The animal was mounted in a stereotaxic headholder. The eyes were protected with oxygen-permeable contact lenses and focused on a tangent screen at a distance of 114 cm. Refraction was optimized by adding the supplementary lens that maximized the spatial acuity of the first (parvocellular) unit encountered for each eye. The stereotaxic frame was tilted to bring the optic axis close to the horizontal plane, and the positions of the fovea and optic disk were mapped onto the tangent screen with the aid of a fundus camera equipped with a rear projection device. The table supporting the stereotaxic frame could be rotated as required to bring the receptive fields of recorded cells close to the center of the tangent screen. Such movements were monitored by means of a laser attached to the table.
A craniotomy was made over the LGN, and a microelectrode (parylene-coated tungsten or glass-coated steel; Impedance 5–12 MΩ; Frederick Haer Co., Bowdoinham, ME) was lowered into the LGN. Action potentials arising from visually responsive units were identified (Bishop et al., 1962). The time of their occurrence was measured with an accuracy of 0.1 msec and stored.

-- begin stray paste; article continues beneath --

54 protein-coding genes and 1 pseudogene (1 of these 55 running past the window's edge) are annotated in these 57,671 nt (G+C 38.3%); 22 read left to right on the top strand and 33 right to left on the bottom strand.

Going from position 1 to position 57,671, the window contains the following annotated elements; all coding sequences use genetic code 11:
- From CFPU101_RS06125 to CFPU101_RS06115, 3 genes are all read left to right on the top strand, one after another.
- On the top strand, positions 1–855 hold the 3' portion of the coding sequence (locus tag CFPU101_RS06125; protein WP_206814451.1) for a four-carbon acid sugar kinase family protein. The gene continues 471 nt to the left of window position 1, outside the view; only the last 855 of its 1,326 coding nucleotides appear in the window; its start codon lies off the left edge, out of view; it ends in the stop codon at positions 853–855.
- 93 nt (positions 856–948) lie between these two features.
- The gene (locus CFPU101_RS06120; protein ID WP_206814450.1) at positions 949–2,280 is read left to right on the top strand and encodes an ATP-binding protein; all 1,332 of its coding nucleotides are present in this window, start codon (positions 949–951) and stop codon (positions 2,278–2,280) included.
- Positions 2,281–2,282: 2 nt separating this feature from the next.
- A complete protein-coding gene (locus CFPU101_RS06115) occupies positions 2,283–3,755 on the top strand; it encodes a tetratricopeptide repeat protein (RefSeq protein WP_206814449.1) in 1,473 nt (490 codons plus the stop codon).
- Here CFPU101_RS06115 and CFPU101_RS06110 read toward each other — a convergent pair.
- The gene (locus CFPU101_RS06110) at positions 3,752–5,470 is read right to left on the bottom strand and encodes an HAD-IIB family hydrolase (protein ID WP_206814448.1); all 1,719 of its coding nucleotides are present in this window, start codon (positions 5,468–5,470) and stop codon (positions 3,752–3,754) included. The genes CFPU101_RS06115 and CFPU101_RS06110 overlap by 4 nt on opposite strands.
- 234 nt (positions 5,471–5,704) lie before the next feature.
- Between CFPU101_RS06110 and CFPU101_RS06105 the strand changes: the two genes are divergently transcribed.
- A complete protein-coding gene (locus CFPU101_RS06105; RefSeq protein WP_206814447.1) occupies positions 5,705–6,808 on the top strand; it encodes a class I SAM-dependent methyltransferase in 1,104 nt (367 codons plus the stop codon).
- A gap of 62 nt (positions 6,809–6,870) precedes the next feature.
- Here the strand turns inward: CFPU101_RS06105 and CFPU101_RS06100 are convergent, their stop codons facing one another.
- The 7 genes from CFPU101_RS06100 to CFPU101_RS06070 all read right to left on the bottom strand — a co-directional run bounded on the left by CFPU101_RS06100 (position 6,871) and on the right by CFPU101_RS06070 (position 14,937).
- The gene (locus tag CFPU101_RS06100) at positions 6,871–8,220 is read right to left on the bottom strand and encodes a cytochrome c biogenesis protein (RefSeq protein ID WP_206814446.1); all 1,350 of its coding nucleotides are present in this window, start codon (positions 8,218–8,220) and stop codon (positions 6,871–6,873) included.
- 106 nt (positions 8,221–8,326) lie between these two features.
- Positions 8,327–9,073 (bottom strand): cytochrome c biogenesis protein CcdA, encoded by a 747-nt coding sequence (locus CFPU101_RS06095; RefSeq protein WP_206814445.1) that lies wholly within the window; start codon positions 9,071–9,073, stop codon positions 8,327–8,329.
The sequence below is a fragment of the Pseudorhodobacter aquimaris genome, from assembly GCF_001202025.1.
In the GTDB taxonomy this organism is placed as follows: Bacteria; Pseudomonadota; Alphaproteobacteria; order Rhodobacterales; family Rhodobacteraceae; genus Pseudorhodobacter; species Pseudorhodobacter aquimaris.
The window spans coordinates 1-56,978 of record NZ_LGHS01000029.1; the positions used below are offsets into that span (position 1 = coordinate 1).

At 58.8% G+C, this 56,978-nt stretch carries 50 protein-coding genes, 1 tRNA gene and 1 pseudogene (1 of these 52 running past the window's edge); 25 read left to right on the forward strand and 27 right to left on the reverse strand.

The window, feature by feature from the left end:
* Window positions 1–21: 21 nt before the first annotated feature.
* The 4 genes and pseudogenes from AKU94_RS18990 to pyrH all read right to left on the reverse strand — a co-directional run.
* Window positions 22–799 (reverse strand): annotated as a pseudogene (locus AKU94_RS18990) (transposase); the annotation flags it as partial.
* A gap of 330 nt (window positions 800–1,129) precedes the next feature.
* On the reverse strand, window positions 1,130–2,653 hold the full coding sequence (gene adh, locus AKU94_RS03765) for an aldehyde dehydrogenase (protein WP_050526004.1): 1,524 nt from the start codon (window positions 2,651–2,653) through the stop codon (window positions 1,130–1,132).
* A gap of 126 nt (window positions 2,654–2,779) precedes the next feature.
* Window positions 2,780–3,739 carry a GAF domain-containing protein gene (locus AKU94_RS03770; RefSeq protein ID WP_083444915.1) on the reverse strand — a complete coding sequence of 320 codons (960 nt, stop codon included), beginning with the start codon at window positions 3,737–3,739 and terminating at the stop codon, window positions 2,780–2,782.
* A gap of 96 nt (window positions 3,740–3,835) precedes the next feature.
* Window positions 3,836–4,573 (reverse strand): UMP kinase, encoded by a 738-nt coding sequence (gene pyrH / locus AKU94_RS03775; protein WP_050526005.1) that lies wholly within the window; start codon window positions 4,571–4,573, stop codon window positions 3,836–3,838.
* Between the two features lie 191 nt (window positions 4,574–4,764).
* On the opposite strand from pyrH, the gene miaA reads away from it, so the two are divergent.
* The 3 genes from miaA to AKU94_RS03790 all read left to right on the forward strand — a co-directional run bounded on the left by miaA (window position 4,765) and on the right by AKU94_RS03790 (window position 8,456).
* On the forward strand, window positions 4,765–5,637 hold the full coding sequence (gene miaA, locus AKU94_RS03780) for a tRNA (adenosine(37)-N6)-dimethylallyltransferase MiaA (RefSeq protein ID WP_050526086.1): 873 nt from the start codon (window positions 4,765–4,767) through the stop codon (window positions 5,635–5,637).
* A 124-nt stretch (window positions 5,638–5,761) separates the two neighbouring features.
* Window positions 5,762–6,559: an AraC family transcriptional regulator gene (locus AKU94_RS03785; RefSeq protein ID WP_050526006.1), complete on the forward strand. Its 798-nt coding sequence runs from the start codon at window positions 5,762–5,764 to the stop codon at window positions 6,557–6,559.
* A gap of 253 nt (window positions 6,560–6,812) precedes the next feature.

Visual stimuli. The location of the receptive field of each cell encountered was mapped on the tangent screen. A gimballed, front-silvered mirror was placed in the optical path, and its angle was adjusted to position the receptive field of the cell at the center of a CRT monitor. The optical path length to the monitor was 114 cm. Care was taken to position the receptive field precisely by centering the receptive field on a grating presented within a 0.1 or 0.2° diameter aperture at the center of the screen. The position of the receptive field was checked periodically. Adjustment was rarely required. Visual stimuli were generated by a VSG Series Three computer (Cambridge Research Systems, Cambridge, UK) and presented on a Reference Calibrator Plus monitor (Barco) at a frame refresh rate of 100 Hz. The mean luminance of the screen was 55 cd/m2. The colorimetric properties of the monitor were measured using a Pritchard-type photometer (PR-650; Photo Research, Palo Alto, CA). The reader should note that the small size of the marmoset eye (Troilo et al., 1993) means that retinal flux per candela is almost four times higher than for human. The maximum Michelson contrast was 98%. For all stimuli described below, gratings were surrounded by a uniform field (outer dimensions, 20 × 15°) at the mean luminance. Analysis of responses to heterochromatic stimuli (Yeh et al., 1995) for a subset of cells in each animal (data not shown) revealed that all animals expressed the 543 nm opsin in the medium–long (ML) wavelength-sensitive cone.